Gay and not okay – public Catholic schools mistreatment of sexual minorities

When it comes to managing sexual minorities, publicly funded Catholic schools would rather adhere to the Catholic canonical law, rather than Canadian common law, which in most cases violates Canadian human rights laws.

In a 2011 study, conducted by Egale Canada Human Rights Trust, 3,700 students were asked about their experiences in school about homosexuality.

Almost 10 per cent of the students had heard faculty members use homophobic slurs on a daily basis, and 21 per cent of students that identified as non-heterosexuals have been physically harassed and assaulted.

Most worrisome of the report’s findings was that 64 per cent of students who identified as non-heterosexuals feel unsafe in their schools.

Dr. Tonya Callaghan talked about religiously-inspired homophobia that is rampant among faith-based schools in Canada, specifically publicly funded catholic schools in her study.

According to her study’s findings, systematic homophobia is still prevalent in Catholic schools.

Curricular programs and policies regarding sexual minorities are currently tailored to adhere to the Catholic doctrine and not Canada’s common law, and that institutionalized discrimination t is more adamant in Catholic schools, unlike non-Catholic public schools.

At her Jan. 29 talk at the University of Calgary, Callaghan broke down her findings and revealed that Catholic schools boards don’t always follow the set guidelines set by the Alberta Teachers Association (ATA), when it comes to handling students who are a part of the sexual minority.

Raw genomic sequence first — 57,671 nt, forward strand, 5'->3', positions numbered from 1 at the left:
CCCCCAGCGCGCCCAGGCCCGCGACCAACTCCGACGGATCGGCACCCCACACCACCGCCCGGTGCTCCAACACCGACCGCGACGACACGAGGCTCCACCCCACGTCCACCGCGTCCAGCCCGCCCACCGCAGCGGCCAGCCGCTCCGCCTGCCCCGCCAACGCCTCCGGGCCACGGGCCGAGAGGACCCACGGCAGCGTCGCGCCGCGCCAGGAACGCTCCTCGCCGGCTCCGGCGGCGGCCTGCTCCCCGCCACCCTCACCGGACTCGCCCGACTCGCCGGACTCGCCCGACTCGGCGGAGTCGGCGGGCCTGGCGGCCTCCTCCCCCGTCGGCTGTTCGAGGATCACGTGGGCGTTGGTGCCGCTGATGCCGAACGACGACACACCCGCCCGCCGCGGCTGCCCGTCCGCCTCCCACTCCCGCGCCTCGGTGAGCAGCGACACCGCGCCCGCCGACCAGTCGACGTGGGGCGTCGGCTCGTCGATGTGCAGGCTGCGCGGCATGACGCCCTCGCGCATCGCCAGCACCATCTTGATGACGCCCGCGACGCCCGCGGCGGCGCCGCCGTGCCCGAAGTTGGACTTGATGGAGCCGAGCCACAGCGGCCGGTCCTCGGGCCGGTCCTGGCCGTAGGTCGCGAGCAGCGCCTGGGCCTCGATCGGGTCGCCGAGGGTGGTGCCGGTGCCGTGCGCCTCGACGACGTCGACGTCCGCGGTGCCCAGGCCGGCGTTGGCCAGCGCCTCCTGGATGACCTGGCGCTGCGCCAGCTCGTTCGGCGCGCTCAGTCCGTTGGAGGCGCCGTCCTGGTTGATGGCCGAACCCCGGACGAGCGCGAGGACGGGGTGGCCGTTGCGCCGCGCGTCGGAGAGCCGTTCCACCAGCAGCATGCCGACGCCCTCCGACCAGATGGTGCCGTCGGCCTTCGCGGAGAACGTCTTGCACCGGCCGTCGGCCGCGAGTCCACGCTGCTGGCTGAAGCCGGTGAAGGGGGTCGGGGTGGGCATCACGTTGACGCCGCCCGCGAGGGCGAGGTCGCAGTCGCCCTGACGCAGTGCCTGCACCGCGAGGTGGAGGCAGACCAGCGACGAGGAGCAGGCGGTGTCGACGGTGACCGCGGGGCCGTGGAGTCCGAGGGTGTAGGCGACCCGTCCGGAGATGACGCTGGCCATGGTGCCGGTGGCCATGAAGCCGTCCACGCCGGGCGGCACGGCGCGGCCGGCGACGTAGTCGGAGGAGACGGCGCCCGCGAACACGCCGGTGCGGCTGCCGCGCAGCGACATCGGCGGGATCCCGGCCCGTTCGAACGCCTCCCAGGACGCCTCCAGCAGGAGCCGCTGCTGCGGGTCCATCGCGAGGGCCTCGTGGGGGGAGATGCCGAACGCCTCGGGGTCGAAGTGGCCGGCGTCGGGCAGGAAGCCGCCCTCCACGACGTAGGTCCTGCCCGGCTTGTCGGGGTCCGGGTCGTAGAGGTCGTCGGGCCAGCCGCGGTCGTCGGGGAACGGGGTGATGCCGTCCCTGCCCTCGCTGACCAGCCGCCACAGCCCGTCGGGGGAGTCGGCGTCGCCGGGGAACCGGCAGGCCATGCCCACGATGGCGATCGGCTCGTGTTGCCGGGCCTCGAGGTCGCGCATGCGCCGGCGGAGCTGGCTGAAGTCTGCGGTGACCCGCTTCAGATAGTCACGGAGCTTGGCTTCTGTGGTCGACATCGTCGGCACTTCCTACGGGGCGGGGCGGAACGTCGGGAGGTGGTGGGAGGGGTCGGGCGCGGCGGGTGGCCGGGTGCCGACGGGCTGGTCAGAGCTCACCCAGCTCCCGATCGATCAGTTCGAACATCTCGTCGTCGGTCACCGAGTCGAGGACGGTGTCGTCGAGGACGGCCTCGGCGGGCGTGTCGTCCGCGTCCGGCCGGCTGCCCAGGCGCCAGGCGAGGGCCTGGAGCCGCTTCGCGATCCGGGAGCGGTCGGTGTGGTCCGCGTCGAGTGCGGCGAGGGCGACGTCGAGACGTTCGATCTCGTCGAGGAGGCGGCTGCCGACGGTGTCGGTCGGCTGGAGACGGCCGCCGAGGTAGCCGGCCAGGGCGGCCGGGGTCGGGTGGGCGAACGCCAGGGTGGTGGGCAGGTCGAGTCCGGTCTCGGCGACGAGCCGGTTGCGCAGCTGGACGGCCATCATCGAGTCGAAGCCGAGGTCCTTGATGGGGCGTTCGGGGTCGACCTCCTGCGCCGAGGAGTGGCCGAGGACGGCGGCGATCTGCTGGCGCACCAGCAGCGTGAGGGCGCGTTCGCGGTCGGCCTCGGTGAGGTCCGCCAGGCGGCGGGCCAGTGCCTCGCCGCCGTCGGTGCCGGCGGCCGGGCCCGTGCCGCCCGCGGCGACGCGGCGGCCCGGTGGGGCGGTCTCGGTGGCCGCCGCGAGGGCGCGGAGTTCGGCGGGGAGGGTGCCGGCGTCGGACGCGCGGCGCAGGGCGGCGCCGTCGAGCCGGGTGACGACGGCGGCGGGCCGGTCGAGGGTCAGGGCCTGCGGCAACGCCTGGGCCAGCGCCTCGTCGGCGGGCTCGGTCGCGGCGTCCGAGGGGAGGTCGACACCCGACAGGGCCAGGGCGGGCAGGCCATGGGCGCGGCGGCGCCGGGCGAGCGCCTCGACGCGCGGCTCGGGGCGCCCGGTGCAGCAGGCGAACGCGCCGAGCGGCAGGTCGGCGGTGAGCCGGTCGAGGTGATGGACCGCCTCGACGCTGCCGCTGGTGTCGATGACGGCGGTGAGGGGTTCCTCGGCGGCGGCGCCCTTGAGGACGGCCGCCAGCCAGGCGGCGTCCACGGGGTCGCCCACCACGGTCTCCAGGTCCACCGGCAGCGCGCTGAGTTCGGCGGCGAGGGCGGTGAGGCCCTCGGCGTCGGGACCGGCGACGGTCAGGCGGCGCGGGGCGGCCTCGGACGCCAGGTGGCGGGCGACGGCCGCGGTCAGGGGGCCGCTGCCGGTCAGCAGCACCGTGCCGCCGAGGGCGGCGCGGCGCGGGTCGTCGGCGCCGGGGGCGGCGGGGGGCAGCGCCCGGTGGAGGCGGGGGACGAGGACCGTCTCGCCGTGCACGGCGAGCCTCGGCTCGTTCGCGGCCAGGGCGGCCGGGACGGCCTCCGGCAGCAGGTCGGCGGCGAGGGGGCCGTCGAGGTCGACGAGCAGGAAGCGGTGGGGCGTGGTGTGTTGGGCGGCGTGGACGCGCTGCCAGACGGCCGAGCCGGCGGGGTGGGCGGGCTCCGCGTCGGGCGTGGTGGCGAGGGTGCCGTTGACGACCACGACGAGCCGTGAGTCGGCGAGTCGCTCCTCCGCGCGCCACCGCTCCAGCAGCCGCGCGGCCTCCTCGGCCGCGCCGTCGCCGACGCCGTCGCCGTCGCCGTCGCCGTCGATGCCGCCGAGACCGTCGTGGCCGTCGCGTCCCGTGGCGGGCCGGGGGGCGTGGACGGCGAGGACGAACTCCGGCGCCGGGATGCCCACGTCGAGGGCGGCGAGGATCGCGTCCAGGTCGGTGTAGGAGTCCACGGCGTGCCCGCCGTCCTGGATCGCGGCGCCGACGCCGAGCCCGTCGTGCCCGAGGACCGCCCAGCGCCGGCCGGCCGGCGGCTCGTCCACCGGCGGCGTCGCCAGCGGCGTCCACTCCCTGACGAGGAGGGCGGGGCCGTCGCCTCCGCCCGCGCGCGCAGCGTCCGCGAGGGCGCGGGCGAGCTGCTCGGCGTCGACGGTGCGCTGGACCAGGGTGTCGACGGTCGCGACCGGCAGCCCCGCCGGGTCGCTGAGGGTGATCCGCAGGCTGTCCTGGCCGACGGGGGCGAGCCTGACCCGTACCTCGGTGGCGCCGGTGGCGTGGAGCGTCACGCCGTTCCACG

“I was told that Catholic School District doesn’t necessarily adhere to every policy of the ATA. Further, I was told that our school was developing our own Catholic response to sensitive issues such as sexual orientation in catholic schools,” she said in her presentation.

“The subtext for this catholic response does not bode well for LGBTQ [Lesbian, Gay, Bisexual, Transgender] people, because this usually means maintaining close ties to punitive Catholic doctrine.”

In her study, Callaghan has discovered that Catholic doctrine from the Vatican influences school policies and practices regarding sexual minority groups, which for the most part doesn’t favour students who are a part of sexual minorities.

A prominent document commonly used within Catholic school districts is the Pastoral guidelines to assist students of same sex orientation.

In the document, it states that acts of homosexuality are frowned upon, and that if a homosexual will continue to live under Christianity, he or she must do so by living a life of chastity.

Another document is The Congregation for the Doctrine of Faith, which specifically state homosexuality is a moral disorder. In the doctrine from the Vatican, it states “as in every moral disorder, homosexual activity prevents one’s own fulfilment and happiness by acting contrary to the creative wisdom of God.”

About Ian Panganiban 5 Articles
As a writing and communications major in the journalism program at SAIT, Ian Panganiban worked as a reporter for The Press during the 2012-2013 academic year.